# Robert Mullins

## Computer Fundamentals and MIPS assembly language programming

### Supervision Questions

1. Write out the hexadecimal number "ABCD" in binary.
2. (a) What is the two's complement 8-bit signed binary representation of the decimal numbers -28 and 16. (b) Show how the numbers can be added together in binary. Convert the answer to decimal.
3. How is the number 1.75 held as a single precision IEEE floating point number?
4. Imagine a processor with a 16-bit address bus. What is the largest main memory such a processor can support?
5. (a) Imagine a processor with 64 registers and 128 instructions. How many bits will be required to encode an instruction that adds the contents of two registers and stores the result in a third register?
6. What happens when a processors receives an interrupt?

### Assembly Language Exercises

The MIPS processor is described in your "Digital Design and Computer Architecture" book by Harris/Harris. Read about the MIPS processor and then attempt the questions below and the practical exercises using SPIM.

1. Describe the journey a typical ALU instruction might take when executing on a simple implementation of a MIPS processor. How is the instruction initially fetched from memory? how are its operands obtained and from where? where is its result finally stored?
2. Imagine an array of integers stored in memory that we wish to read one by one. To read the first element we first set a register to hold the address in memory of the start of the array. We then execute a "load word" instruction to transfer the data from memory into one of the processor's registers. In order to load the next element in the array we must add 4 to the current address. Why do we add 4 and not simply increment the address by 1?
3. Why does a processor typically have a small set of registers in addition to a large main memory?
4. Why isn't the synthetic instruction "la" (Load Address) an actual instruction in the MIPS instruction set?
5. What does the program listed below do? Try and guess by looking at the code. If you get stuck you can always run it using the SPIM simulator (see below).
```# mystery.s

.text
.globl main

main:   la \$t0, str1
li \$t1, 6

loop:   lb \$t2, 0(\$t0)
add \$t2, \$t2, 1
sb \$t2, 0(\$t0)
add \$t0, \$t0, 1

sub \$t1, \$t1, 1
bnez \$t1, loop

la \$a0, str1
li \$v0, 4
syscall

li \$v0, 10  # exit program system call
syscall

.data
str1:   .asciiz "cdbncdd!"
```

#### Installing SPIM

Download the SPIM MIPS simulator by following the instructions here.

If you are using Microsoft Windows, download the ZIP file, open it and run the setup.exe program.

If you are using Ubuntu Linux, type the following to install SPIM:

```sudo apt-get install spim ```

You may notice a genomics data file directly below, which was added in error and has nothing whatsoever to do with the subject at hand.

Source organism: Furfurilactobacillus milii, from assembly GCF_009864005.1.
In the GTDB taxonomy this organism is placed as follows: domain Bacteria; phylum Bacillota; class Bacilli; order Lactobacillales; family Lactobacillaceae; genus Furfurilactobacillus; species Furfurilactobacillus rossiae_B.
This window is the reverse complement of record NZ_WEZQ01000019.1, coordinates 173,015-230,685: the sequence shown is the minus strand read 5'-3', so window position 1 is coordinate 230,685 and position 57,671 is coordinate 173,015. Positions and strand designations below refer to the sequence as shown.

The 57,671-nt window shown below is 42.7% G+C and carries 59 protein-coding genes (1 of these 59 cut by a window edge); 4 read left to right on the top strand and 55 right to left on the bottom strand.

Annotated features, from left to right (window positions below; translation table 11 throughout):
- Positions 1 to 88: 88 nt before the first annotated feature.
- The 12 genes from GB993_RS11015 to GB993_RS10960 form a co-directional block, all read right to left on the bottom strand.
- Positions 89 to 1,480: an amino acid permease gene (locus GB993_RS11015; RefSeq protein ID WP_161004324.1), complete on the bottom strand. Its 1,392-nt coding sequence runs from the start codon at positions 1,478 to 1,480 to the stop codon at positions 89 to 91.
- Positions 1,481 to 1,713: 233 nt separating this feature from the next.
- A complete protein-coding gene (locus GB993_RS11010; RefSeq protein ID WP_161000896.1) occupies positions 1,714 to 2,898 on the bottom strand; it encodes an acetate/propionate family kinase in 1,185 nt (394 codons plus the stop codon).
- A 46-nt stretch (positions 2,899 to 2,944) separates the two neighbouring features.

To run SPIM type: ```xspim ```

A command line version is also available by simply typing: ```spim ```

#### Exercise 0

Try loading and running the "tick0.s" program (you should be able to download and save the file by right-cliking on the "tick0.s" link, alternative just click on the link and cut-and-paste the code into a text editor.)

#### Exercise 1

Write an assembly language program that takes an array of 10 values and reverses its contents (so A[0]:= A[9], A[1]:= A[8], ... A[9]:= A[0]).

I've made a start for you here: "tick1.s"

(I'm stuck! Here is one possible solution to help: tick1-complete.s)

#### Exercise 2

Let's try and sort the elements of the array now. The completed program should print the sorted array (with the lowest number first and highest last). A very simple sorting algorithm that you could use is called 'bubblesort'.

Again, I've made a start for you here: "tick2.s"

#### Optional Extras!

(i) Try and write a program that calculates the 1000th prime number.

(ii) Try and find the 1000th prime number without using the "div" instruction.

(iii) Write a subroutine to calculate integer square roots.

(iv) Write a program that multiplies two 32-bit numbers without using the multiply instruction. You only need to calculate the lower 32-bits of the 64-bit result.

### References and more examples

Please also refer to the recommended course text books.

### History

"Preliminary Discussion of the Logical Design of an Electronic Computing Instrument", Arthur W. Burks, Herman H. Goldstine and John von Neumann, Institute for Advanced Study, 1946.

It is interesting to read Section 4.1 (The Memory Organ), where the authors identify the need for "constructing a hierarchy of memories, each of which has greater capacity than the preceding but which is less quickly accessible".